Color of Clay: Matte black (10 YR 2/1)
Color of Slip: Dark gray (7.5 YR 4/1)
2. The Forms
As a result of the typological examination of the pottery recovered from the remains of the pottery kiln, three pottery forms – bowls, jars and a pithos – have been identified.
Bowls: Sherds of five bowls have been recovered from the debris of the pottery kiln. These bowls comprise three types.
Shallow bowl with hemispherical body and plain rim (Fig. 5:1, 15:1): One example of a shallow bowl with hemispherical body and plain rim has been found. This bowl, with a mouth 16 cm in diameter, falls within the dark gray slipped ware group.
Bowls with flat mouth and plain rim (Fig. 5:2-3, 15:2-3): There are two examples of bowls with flat mouths and plain rims. Of these bowls, which fall within the dark gray slipped ware group, just one bowl’s rim has been measurable, at 11 cm in diameter.
Bead rim bowls (Fig. 6:1-2, 16-17): Two examples of these bowls, which are called “Bead Rim Bowls” in the technical literature, have been recovered. One of these examples is 15.2–26 cm in diameter and deeper than the other bowl. It has a horizontal handle on its shoulder. The two bowls fall within the group of red, reddish-brown multi-colored slipped wares.
These bowls appeared in Liman Tepe for the first time during this period. It has been observed that on some of the horizontal handles of the bowls there are beadshaped bulges. Also, on the rims of some of the bowls, there is an “omega”-shaped embossed decoration. It has been determined that these bowls, which were used during Middle Bronze Age I and II in Liman Tepe, lost their popularity from the end of the Middle Bronze Age.
Jars: From the debris of the pottery kiln, seven jar sherds have been recovered. The types of only four of these jars have been identified.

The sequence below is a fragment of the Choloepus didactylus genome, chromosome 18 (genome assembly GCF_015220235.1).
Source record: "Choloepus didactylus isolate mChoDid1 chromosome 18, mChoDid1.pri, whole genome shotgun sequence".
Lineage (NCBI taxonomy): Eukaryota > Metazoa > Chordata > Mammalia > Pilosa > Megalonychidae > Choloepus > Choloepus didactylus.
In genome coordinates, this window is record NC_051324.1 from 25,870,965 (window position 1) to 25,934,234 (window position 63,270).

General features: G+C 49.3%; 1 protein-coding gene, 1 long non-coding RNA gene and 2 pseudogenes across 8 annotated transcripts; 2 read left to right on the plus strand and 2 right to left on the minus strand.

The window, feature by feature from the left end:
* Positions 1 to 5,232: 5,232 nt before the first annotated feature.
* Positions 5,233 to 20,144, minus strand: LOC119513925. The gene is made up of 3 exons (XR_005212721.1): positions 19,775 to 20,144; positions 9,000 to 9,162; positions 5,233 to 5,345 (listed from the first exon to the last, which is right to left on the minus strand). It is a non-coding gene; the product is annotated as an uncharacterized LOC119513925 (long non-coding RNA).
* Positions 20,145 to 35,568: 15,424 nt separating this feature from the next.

Jar with spherical body, incurved mouth and plain rim, vertical handles (Fig. 7, 18): Only one example was found of the jar with spherical body, incurved mouth and plain rim. This jar, with vertical handles right below the rim, has a rim diameter of 18 cm. It falls within the category of matte red–reddish brown ware. Within the settlement, a small number of these jars have been recovered.
Jar with spherical body, incurved mouth and everted thickened rim, horizontal handles (Fig. 8, 19): The only example of this type, this jar has a spherical body, an incurved mouth, an everted thickened rim, a flat base and a horizontal handle located near the middle of its body. Having a mouth diameter of 27 cm and a base diameter of 8.4 cm, this jar was produced in the group of matte red–reddish brown ware. A small number of this type of jar have been found at Liman Tepe, and the first examples were recovered in this layer.
Jars with oval body, incurved mouth and everted thickened rim, vertical handles (Fig. 9, 20): There is only one example of this type of jar and it has a rim diameter of 31.8 cm. Being in the group of matte red–reddish brown ware, this jar has a vertical handle right below its rim. Taking into consideration the material and technical characteristics, and the thickness of the part that touches the floor, a flat base (8 cm in diameter) recovered from the debris of the pottery kiln might belong to this jar.
Jar with outcurved mouth and everted thickened rim, long neck (Fig. 10, 21): Only the neck part of this jar has been preserved. This rim, which has a mouth diameter of 29 cm, shows this jar was part of the pale yellow slipped ware. A body part that has been found within the debris and is in the same ware group, and which belongs to a closed pot, could be evaluated alongside this rim.
Examples of undetermined types: Sherds of three different pots found within the debris of the pottery kiln were of types that could not be determined. One of these sherds is part of a neck and shoulder (Fig. 11, 22). It appears to have belonged to a necked jar. It has parallel lines under the neck, grooved at regular intervals. This example belongs to the red slipped ware group.
A body sherd with a vertical handle, which belongs to a closed pot, is the second example of the undetermined pottery types (Fig. 12, 23). On the body of this jar there are horizontal incised decorations running parallel to each other. These sherds, which are of the matte red–reddish brown ware group, appear to belong to a jar. This pot was shaped on a wheel.
Our last example is handmade and consists of a round base 9 cm in diameter and a great number of body sherds (Fig. 13, 24). These sherds, which are thought to belong to a jar, do not fit together. This jar belongs to the coarse cooking ware group.